Four-year-old’s mummified body was resting next to teddy bear in his mother’s house when discovered by police in Bradford
A mummified, stunted corpse of a four-year old boy lay undiscovered for nearly two years in his mother’s house before he was found by police resting next to his teddy bear, a court was told on Wednesday.
Hamzah Khan’s tiny body, starved by years of neglect, was clothed in a sleep suit designed for a baby aged six to nine months when police made the discovery at his home in Bradford, West Yorkshire.
His mother, 43-year-old Amanda Hutton, who on Wednesday at Bradford crown court denied manslaughter, was discovered surrounded by empty bottles, pizza boxes and faeces when police raided the property. Upstairs, under a pile of debris which covered his travel cot, lay the body of her son, the court was told.
Paul Greaney QC, opening the case for the prosecution, accused Hamzah’s mother of neglecting the infant. “In short, he starved to death. How had a child starved to death in 21st century England? Amanda Hutton failed to provide her child with the nourishment that he needed to survive, and in so failing, she killed him.”
When police entered Hutton’s property in September 2011, after complaints about the smell coming from the house, “what they discovered disturbed even hardened officers,” said Greaney. “Within a cot in the bedroom of Amanda Hutton, a police officer named Richard Dove made a dreadful discovery. Within that cot, beneath other items, he found the mummified corpse of a child.”
The mother, the court heard, was addicted to both alcohol and cannabis. That day Hutton was found surrounded by flies and rubbish piled so high the carpet in her living room was no longer visible. Pictures of the squalor shown to the jury revealed that only her bedroom – where the decomposing body of her son had lain for years – was relatively uncluttered.
In police interviews, Hutton said Hamzah became very unwell on 14 December 2009. She told police she had gone to a pharmacist the next day, but had received a phone call asking her to come home.
“She explained that when she returned Hamzah was near to death. She sought to revive him but to no effect,” said Greaney. “She described placing Hamzah into his cot, making plain that she had treated his body with dignity; and it is right that we should observe that when Hamzah’s body was found, it was found with a teddy.”
But Greaney added that instead of dialling 999 Hutton then abandoned the child. “She made no call for assistance, for a doctor or an ambulance. What did she do? Within hours, she was ordering a pizza,” he said.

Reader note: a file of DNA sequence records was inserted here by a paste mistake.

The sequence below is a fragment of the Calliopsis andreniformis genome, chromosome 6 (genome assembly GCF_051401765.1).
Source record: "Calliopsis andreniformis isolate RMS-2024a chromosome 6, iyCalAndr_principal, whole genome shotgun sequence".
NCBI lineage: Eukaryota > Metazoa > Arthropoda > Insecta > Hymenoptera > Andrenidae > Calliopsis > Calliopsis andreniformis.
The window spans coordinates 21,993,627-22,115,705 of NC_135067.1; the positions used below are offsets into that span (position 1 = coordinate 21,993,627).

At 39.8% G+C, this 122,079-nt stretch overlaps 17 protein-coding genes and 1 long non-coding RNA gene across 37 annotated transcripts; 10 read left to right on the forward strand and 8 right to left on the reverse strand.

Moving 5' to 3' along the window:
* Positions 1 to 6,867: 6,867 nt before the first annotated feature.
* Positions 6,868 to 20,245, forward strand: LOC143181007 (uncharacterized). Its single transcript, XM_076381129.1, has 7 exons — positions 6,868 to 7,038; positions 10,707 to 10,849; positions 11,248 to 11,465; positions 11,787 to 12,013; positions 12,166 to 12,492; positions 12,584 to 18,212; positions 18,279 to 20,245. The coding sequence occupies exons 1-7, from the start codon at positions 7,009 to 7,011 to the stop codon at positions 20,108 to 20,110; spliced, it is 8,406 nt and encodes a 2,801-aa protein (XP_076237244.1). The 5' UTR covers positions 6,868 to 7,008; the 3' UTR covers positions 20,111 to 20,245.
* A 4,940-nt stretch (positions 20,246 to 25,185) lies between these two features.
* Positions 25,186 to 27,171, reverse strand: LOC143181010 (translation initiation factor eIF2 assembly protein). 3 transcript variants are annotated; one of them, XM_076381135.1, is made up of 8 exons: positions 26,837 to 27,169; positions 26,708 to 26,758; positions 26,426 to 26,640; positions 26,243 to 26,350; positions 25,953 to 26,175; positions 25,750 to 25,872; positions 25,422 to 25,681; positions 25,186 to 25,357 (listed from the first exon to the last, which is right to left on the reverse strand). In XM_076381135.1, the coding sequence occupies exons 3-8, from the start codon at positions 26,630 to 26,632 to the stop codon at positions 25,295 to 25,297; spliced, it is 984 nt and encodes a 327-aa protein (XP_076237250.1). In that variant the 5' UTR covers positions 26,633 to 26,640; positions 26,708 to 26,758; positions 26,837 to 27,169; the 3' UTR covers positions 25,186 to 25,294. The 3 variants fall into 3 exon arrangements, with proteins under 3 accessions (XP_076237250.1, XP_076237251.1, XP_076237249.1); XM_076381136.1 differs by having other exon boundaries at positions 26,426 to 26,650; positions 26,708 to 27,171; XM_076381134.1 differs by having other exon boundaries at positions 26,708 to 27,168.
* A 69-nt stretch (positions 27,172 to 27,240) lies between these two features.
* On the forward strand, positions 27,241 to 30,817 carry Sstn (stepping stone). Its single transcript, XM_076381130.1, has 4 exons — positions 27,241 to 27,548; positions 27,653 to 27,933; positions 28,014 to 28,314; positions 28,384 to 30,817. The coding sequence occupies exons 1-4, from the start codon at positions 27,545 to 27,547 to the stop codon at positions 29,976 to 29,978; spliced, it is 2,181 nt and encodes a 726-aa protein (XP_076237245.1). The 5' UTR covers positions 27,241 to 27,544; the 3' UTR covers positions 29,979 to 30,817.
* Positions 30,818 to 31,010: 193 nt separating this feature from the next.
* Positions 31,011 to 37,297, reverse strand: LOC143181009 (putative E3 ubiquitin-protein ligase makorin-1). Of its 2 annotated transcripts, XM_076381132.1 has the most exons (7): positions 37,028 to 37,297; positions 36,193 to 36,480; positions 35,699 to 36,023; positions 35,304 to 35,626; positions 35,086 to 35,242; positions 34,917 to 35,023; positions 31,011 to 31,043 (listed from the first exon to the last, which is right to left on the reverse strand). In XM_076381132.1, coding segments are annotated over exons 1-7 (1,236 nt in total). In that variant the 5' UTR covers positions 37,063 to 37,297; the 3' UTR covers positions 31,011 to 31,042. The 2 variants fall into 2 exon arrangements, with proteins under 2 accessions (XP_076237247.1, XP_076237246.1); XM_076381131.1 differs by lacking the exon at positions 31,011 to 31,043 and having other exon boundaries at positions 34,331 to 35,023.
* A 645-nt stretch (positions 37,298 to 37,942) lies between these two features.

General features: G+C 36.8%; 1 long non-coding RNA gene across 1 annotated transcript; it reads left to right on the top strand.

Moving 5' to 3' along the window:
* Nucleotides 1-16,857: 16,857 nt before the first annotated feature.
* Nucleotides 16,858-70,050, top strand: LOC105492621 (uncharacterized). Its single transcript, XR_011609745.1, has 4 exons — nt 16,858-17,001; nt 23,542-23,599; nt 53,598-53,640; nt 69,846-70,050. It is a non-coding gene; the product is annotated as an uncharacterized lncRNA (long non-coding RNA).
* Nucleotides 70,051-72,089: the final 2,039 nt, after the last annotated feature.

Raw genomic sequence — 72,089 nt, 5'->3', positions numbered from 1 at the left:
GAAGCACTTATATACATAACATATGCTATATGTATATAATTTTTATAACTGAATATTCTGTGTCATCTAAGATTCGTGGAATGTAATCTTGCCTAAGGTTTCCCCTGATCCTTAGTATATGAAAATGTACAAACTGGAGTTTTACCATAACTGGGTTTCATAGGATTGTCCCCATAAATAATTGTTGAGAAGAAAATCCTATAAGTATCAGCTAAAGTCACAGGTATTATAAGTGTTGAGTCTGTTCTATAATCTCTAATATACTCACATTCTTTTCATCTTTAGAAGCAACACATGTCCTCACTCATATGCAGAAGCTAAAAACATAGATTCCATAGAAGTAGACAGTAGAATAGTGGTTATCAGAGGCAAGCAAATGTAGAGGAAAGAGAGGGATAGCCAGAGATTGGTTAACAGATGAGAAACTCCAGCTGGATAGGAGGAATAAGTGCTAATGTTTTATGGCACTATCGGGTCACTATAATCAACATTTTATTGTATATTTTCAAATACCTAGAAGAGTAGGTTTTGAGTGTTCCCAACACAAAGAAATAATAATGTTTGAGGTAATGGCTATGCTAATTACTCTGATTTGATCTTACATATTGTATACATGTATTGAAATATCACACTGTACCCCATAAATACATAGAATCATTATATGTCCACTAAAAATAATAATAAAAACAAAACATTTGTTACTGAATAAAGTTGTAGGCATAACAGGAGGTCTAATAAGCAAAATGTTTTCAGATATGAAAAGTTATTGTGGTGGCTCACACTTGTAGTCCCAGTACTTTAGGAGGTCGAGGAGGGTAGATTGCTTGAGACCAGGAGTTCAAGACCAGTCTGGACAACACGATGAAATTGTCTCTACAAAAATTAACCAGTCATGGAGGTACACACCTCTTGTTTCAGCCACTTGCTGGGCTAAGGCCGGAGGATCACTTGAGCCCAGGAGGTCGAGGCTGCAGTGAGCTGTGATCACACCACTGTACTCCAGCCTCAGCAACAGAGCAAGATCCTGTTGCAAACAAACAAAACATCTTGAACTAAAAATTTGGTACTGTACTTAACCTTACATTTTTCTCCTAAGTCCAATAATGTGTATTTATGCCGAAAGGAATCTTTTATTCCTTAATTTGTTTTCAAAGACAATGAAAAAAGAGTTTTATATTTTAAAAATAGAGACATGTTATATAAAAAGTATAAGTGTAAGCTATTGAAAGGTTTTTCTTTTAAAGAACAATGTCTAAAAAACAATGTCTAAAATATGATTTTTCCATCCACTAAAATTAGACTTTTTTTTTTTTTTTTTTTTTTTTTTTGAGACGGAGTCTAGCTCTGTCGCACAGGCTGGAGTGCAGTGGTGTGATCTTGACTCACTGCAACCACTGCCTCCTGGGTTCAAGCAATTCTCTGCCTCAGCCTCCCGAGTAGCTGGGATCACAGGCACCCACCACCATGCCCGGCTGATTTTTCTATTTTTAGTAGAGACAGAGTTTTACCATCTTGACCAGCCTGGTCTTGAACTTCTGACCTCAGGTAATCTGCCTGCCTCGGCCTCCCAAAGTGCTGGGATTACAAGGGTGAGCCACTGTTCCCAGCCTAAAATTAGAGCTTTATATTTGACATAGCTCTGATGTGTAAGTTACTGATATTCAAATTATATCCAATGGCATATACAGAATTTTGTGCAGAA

Arguing that Hutton is guilty of manslaughter by gross negligence on two grounds, Greaney said she had either failed to feed her child adequately or seek medical help to prevent his death.
The prosecution added that while it expected Hutton’s defence lawyers to argue that Hamzah’s malnutrition could have arisen through “some naturally occurring condition”, the jury would have to consider whether her young child had become “a secondary and less important consideration than [Hutton’s] addictions”.
In the 21 months after Hamzah’s death, the jury heard that Hutton continued to claim child benefit for her son. The jury would have to decide whether this demonstrated “anything about her attitude towards Hamzah”, said Greaney.
There was evidence, he said, that Hutton had suffered domestic violence at the hands of the child’s father, her former partner Aftab Khan, who did not live at the property. Hutton, who told police she had started to drink a bottle of vodka a day after her son’s death, previously worked as a care assistant and had undergone some first-aid training, he added.
Greaney said the discovery of the child was thanks in large part to the diligence of police community support officer, Jodie Worsley, who had spoken to Hutton and visited the house several times.
The recently recruited officer visited the house a number of times after complaints from neighbours, demonstrating a “conscientious and tenacious approach [that] would have done a seasoned detective credit”, said the prosecutor.
Dead flies covered the windowsill, and when Worsley looked through the letterbox of the house “she could see nothing, but the smell from within made her gasp for breath”, he said.
When Hutton opened her door, officers “were not persuaded by Amanda Hutton’s claim that all was well”. He said: “On the contrary, they were concerned by Amanda Hutton’s appearance because flies were hovering all around her and by the terrible smell emanating from the house.”
Greaney told the court that as Hutton was being taken to the police station a police officer said to Hutton: “You know what’s been found, don’t you Amanda?” The jury heard that she replied: “He died two years ago on the 15th December.”
The case continues.